In the conservatory, nobody has told the plants that it is actually winter. We keep the temperature reasonably low, so I was expecting the overwintering tender plants to remain dormant. I thought I would keep them ticking over, but that there would be little active growth. What a joy! They have not only kept growing, but they have kept flowering too, giving many reasons to be continually cheerful!

Begonia 'Garden Angels' are putting out lots of new leaves, and the leaves have kept all their wonderful metallic colouring. They will, apparently, stand a couple of degrees of frost, but, as they are quite expensive, I didn't want to chance leaving them in the greenhouse this year. Also, they are every bit as decorative as Begonia Rex, the house plants, and they have given lots of pleasure over the winter.

This plant, which is flowering its little socks off, is Impatiens Niamniamensis, the 'Parrot plant'. It is easy to see how it got its name, as the flowers certainly resemble  brightly coloured parrots, swinging on the stems. The plant itself can get quite leggy, so I try to ensure that it gets as much light as possible, and will be pinching out the growing tips shortly, to encourage a bushier plant.

The plants which are the undisputed Queens of the Winter, are the Abutilons.  They have flowered non stop all summer, autumn and now winter. The flowers are quite lovely, and the red pictured below is very rich and dark. They are hard to beat for flower power!

I grew lots from seed in early summer and have put several in the greenhouse to overwinter, and these are thriving but not flowering. The temperature in the greenhouse has fallen to 3 degrees and they have been fine.

I have left sacrificial Abutilons in the garden, to see what temperatures they can actually cope with, and so far we have had down to minus 3, and they are still fine, and have even kept their leaves.

However, last night the temperature dropped to minus 4.8 degrees , so I have yet to see whether they have survived , or succumbed to the frost.

Yet another reason to be cheerful is that the red, Abyssinian bananas are all continuing to thrive and to actively grow, and produce new rollers. They look amazing when viewed against the rays of a winter sun.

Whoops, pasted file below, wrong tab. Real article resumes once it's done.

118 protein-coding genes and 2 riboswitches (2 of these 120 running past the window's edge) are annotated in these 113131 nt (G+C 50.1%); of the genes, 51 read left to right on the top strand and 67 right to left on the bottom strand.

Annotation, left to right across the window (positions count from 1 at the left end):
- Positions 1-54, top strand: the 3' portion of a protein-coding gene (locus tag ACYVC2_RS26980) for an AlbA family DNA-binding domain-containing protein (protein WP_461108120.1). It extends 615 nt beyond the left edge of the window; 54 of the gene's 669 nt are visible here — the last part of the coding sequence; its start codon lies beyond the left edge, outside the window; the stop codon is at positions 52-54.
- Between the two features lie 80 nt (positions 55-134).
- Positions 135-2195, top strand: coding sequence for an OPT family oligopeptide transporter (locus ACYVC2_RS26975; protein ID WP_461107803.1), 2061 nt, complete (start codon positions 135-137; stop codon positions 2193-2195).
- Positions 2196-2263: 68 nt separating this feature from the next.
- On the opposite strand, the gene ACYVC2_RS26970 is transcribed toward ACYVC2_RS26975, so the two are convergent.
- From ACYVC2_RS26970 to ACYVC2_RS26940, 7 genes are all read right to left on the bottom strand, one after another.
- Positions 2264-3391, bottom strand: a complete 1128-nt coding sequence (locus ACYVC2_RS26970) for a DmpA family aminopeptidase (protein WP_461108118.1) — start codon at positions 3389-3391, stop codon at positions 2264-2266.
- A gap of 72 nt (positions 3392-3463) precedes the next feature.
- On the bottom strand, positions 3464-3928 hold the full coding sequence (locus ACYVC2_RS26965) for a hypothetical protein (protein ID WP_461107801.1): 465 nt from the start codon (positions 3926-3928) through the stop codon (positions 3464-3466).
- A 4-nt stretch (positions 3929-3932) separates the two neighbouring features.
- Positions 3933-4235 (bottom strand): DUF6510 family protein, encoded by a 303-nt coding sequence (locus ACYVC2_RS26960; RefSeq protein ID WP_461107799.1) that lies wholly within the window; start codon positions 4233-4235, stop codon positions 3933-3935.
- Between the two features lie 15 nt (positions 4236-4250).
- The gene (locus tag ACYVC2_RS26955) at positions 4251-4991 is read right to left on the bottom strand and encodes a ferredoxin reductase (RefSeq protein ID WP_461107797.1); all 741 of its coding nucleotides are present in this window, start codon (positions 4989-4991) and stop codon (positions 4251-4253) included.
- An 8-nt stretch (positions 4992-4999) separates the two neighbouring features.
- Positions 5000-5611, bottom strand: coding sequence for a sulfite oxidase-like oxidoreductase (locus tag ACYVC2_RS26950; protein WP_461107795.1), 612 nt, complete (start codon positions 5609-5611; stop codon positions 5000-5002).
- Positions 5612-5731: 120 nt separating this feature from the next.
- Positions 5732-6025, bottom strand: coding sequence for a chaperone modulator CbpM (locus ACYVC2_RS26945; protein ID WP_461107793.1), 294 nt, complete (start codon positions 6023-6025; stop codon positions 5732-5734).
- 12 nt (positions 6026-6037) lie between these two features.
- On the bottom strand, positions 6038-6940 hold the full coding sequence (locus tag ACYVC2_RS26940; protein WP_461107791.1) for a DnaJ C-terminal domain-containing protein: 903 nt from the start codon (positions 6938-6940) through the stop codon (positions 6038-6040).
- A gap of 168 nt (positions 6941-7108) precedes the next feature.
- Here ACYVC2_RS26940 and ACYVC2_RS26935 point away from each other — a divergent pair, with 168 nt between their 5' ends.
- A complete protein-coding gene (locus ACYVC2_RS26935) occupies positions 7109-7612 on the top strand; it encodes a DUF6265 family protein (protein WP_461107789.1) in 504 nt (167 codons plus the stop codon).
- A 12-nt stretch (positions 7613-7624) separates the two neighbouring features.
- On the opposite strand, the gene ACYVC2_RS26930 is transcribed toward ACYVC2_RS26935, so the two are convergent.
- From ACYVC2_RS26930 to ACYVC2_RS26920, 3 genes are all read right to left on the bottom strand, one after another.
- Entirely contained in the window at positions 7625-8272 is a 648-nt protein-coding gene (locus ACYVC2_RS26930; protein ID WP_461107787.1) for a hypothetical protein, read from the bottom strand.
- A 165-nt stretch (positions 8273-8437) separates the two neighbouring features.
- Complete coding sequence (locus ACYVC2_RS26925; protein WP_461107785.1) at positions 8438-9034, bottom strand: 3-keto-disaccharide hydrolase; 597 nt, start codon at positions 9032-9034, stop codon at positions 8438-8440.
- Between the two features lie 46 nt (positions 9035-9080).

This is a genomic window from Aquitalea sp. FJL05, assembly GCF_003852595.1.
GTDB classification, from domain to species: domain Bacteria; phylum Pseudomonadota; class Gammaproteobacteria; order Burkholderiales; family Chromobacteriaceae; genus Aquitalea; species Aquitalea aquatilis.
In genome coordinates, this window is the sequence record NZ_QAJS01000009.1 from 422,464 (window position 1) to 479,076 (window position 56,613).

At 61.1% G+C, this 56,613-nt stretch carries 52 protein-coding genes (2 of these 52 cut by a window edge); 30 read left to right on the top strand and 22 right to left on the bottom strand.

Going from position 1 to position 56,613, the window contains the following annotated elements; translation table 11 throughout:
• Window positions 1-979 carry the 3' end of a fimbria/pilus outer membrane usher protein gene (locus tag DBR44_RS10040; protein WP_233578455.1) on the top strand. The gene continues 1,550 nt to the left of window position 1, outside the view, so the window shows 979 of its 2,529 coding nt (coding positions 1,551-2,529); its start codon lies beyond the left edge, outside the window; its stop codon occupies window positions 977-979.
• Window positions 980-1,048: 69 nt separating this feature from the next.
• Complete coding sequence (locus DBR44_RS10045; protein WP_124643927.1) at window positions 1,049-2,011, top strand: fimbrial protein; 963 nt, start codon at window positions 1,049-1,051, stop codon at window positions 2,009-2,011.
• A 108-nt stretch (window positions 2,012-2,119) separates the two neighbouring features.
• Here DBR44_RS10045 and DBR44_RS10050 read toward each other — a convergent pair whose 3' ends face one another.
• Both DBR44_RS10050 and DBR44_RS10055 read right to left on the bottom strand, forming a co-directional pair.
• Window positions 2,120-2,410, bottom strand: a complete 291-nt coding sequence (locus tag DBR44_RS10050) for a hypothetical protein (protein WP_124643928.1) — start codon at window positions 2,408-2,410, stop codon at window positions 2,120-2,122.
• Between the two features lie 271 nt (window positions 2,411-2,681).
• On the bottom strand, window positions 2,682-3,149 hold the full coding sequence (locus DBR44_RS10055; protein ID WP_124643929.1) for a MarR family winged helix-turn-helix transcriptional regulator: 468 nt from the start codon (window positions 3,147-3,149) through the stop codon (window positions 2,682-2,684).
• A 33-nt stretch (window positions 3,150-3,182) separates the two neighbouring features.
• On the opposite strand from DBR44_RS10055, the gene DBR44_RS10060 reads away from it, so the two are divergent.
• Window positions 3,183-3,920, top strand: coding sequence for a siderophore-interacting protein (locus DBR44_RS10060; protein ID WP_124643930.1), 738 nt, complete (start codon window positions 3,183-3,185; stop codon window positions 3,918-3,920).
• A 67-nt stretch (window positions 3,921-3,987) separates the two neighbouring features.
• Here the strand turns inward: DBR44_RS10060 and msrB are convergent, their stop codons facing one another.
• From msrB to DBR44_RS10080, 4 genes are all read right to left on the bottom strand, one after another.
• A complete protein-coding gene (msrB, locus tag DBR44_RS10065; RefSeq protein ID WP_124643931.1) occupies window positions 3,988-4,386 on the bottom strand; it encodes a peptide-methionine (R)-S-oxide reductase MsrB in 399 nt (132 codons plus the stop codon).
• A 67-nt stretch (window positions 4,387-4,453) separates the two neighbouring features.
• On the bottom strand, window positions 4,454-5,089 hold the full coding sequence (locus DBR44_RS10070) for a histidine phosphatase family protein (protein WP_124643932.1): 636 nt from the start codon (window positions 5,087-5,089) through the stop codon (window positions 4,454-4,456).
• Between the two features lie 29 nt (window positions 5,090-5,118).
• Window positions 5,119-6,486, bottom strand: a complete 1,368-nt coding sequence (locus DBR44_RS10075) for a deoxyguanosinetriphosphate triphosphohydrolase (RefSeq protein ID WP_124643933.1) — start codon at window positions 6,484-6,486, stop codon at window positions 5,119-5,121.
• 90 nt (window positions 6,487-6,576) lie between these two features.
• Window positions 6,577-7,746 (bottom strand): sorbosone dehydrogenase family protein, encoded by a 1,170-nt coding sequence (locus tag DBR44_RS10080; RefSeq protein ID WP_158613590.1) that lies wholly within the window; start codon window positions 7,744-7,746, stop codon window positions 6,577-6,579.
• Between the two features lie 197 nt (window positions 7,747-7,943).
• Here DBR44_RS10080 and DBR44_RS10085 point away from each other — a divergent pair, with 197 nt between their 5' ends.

And the best reason of all to be cheerful is that the seeds have been chosen and bought, and the propagator has been switched on. There are already results, with seedlings popping up every day.

Friday, 23 December 2016

Hoe hoe hoe

Much as I love Christmas, I am excited for it to be all packed away, because then, and only then, can the new growing season truly begin. I am savouring the thought of compiling my seed order, but I refuse to give in to such a delight, until the last remnants of the turkey is eaten, and the last cracker is pulled.

Outside the window all is dank and decaying, but in my head everything is young and fresh and green. I know that there is lots to love about winter, from the beautiful bare skeletons of the trees, to the mist rolling gently in across the fields. I am a huge fan of log fires, cosy nights and good books and enjoy respite from the garden which enable me to enjoy those pleasures. But, once Christmas is out of the way, we are heading towards spring. From the Winter Solstice we are heading out of, and not into, winter. The days begin to lengthen, imperceptibly at first, but lengthen they do. It won't be long before there are the first heralds of the season, and then, before you know it we'll be knee deep in roses and wisteria.

My increasing excitement for the new growing season is due, in part, to a new and cunning plan ... to start a cutting garden to supply the house with flowers through the whole year, if possible. I currently spend between £7 and £10 per week on cut flowers which costs approximately £400 per year. It makes sense on an economic level as well as unmanly other levels too.

Although I grow a garden full of flowers, it turns out I can't bring myself to cut more than an occasional stem for the house. Surely this way, with a designated  patch just for cut flowers, I will be able to wield the scissors without guilt.